Christine Lagarde pays no tax, is slight hypocrite

The head of the IMF pays no tax at all on her income of $550,000

Christine Lagarde, the head of the IMF, pays no taxes. The Guardian today reveals that:

As an official of an international institution, her salary of $467,940 (£298,675) a year plus $83,760 additional allowance a year is not subject to any taxes. . . The same applies to nearly all United Nations employees.

She receives a pay and benefits package "worth more than American president Barack Obama earns from the United States government, and he pays taxes on it."

On Friday, the paper reported:

Lagarde, predicting that the debt crisis has yet to run its course, adds: "Do you know what? As far as Athens is concerned, I also think about all those people who are trying to escape tax all the time. All these people in Greece who are trying to escape tax." She says she thinks "equally" about Greeks deprived of public services and Greek citizens not paying their tax.

"I think they should also help themselves collectively." Asked how, she replies: "By all paying their tax."

Lagarde is entirely within her rights to pay no tax. Article 34 of the Vienna convention on diplomatic relations of 1961 declares:

A diplomatic agent shall be exempt from all dues and taxes, personal or real, national, regional or municipal.

(The convention is the same treaty used by the American embassy in London to argue that they don't need to pay their £5.2m congestion charge bill) But right or not, it seems like a good rule of thumb that if you do not pay any tax, you do not get to tell other people off for not paying tax. Especially if you earn around twenty times the median wage of the country you are telling off.

As Alex Andreou wrote following Lagarde's unpopular "advice":

There are very few ways one could make such a move even more cack-handed. One could choose, as the vessel of such sentiments, an ex-Finance Minister of a Eurozone country; perhaps someone who left France with its highest deficit in 60 years. One could choose someone currently under investigation for not just one but two cases of fraud in shady financial deals. One could even accompany this interview with a pictorial which showed her dispensing thrift advice, while displaying a deep tropical tan, heavy jewellery and expensively tailored clothes.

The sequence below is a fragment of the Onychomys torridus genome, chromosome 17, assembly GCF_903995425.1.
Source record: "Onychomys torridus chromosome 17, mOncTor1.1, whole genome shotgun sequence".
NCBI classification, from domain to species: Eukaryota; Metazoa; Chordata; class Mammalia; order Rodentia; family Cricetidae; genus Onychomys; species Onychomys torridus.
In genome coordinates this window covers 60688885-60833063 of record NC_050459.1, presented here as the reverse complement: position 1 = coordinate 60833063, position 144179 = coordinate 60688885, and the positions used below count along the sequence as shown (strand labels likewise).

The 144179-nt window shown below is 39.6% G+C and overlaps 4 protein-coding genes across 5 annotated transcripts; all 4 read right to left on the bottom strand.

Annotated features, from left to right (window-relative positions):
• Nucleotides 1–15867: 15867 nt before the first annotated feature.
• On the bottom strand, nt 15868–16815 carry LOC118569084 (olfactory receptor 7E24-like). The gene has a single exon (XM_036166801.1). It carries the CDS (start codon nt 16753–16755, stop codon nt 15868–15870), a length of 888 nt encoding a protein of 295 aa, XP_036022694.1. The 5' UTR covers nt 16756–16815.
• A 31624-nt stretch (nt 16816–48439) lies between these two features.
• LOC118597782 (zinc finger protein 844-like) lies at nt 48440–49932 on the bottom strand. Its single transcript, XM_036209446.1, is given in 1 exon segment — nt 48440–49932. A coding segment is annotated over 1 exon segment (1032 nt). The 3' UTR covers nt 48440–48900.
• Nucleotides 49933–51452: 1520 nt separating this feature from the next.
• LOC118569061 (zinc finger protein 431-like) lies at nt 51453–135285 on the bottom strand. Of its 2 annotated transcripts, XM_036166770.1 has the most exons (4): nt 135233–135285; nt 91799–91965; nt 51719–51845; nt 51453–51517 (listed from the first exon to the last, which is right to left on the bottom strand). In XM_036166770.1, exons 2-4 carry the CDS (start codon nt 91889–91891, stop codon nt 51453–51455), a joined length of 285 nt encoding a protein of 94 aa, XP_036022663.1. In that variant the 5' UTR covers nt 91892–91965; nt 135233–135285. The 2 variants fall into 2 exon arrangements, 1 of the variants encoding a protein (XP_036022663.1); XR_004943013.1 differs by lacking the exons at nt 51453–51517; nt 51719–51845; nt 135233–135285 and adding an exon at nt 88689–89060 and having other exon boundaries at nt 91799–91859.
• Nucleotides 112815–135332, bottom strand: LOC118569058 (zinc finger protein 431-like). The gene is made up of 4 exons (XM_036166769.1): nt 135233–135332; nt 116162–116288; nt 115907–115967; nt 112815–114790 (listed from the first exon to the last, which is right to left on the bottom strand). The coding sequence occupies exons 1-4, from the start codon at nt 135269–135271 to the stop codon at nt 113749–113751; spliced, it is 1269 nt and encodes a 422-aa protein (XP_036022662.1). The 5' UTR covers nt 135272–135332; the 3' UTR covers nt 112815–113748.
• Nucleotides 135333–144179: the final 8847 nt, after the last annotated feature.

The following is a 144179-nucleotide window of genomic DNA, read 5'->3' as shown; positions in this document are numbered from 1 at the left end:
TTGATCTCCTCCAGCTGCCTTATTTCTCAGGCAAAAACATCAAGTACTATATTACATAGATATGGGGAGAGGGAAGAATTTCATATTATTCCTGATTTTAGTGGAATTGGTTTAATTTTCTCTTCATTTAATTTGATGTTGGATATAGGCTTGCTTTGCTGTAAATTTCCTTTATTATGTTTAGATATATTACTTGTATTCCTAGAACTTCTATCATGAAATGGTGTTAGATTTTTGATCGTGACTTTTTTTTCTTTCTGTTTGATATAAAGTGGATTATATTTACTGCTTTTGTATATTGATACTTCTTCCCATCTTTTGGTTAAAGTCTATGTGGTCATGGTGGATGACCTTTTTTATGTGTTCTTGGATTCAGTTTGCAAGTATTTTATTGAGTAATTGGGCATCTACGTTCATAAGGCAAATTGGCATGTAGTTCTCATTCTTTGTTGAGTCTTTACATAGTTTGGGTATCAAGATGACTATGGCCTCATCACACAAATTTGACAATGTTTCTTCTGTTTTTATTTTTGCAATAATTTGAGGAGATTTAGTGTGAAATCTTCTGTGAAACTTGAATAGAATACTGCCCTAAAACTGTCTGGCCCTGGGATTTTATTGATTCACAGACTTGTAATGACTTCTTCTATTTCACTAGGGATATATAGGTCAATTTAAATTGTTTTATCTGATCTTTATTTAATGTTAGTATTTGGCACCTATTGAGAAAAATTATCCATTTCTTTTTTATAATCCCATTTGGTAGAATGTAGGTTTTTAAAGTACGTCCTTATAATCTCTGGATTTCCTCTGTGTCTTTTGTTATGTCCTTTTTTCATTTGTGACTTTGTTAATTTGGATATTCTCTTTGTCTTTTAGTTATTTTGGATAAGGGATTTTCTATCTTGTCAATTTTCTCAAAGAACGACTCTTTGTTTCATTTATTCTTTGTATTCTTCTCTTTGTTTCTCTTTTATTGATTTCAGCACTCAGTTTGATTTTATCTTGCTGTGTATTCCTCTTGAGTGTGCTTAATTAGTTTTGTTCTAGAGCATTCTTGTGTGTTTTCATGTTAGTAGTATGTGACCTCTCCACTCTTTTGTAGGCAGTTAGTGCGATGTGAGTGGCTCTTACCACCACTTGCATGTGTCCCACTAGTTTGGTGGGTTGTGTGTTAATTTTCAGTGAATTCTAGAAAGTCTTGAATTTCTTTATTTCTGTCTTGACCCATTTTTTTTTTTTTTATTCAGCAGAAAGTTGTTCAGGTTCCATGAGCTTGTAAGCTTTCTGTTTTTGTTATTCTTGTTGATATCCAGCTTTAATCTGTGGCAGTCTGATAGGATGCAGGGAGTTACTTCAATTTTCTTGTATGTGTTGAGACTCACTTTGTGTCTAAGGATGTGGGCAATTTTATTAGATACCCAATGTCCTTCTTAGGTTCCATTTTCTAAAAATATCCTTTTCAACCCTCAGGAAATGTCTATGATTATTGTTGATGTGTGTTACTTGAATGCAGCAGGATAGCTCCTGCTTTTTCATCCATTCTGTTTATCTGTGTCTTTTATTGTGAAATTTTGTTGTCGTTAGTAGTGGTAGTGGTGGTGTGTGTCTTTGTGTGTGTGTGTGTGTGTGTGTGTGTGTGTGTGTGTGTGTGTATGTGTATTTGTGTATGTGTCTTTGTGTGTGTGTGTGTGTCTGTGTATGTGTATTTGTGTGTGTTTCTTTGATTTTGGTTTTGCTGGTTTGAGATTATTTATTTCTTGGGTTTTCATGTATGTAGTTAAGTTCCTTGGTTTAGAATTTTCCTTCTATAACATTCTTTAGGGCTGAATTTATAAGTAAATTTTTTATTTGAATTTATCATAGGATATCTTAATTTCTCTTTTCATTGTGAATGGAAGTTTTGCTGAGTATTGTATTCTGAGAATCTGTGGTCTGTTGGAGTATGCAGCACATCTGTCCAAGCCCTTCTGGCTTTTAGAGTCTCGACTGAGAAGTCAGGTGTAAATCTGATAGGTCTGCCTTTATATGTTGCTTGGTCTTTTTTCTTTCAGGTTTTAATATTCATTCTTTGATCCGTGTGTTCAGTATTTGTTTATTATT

Time to add one more to that list.

Christine Lagarde: Veritas. Photograph: Getty Images

Alex Hern is a technology reporter for the Guardian. He was formerly staff writer at the New Statesman. You should follow Alex on Twitter.

Grant Shapps on the campaign trail. Photo: Getty
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Grant Shapps resigns over Tory youth wing bullying scandal

The minister, formerly party chairman, has resigned over allegations of bullying and blackmail made against a Tory activist. 

Grant Shapps, who was a key figure in the Tory general election campaign, has resigned following allegations about a bullying scandal among Conservative activists.

Shapps was formerly party chairman, but was demoted to international development minister after May. His formal statement is expected shortly.

The resignation follows lurid claims about bullying and blackmail among Tory activists. One, Mark Clarke, has been accused of putting pressure on a fellow activist who complained about his behaviour to withdraw the allegation. The complainant, Elliot Johnson, later killed himself.

The junior Treasury minister Robert Halfon also revealed that he had an affair with a young activist after being warned that Clarke planned to blackmail him over the relationship. Former Tory chair Sayeedi Warsi says that she was targeted by Clarke on Twitter, where he tried to portray her as an anti-semite. 

Shapps appointed Mark Clarke to run RoadTrip 2015, where young Tory activists toured key marginals on a bus before the general election. 

Today, the Guardian published an emotional interview with the parents of 21-year-old Elliot Johnson, the activist who killed himself, in which they called for Shapps to consider his position. Ray Johnson also spoke to BBC's Newsnight:


The Johnson family claimed that Shapps and co-chair Andrew Feldman had failed to act on complaints made against Clarke. Feldman says he did not hear of the bullying claims until August. 

Asked about the case at a conference in Malta, David Cameron pointedly refused to offer Shapps his full backing, saying a statement would be released. “I think it is important that on the tragic case that took place that the coroner’s inquiry is allowed to proceed properly," he added. “I feel deeply for his parents, It is an appalling loss to suffer and that is why it is so important there is a proper coroner’s inquiry. In terms of what the Conservative party should do, there should be and there is a proper inquiry that asks all the questions as people come forward. That will take place. It is a tragic loss of a talented young life and it is not something any parent should go through and I feel for them deeply.” 

Mark Clarke denies any wrongdoing.

Helen Lewis is deputy editor of the New Statesman. She has presented BBC Radio 4’s Week in Westminster and is a regular panellist on BBC1’s Sunday Politics.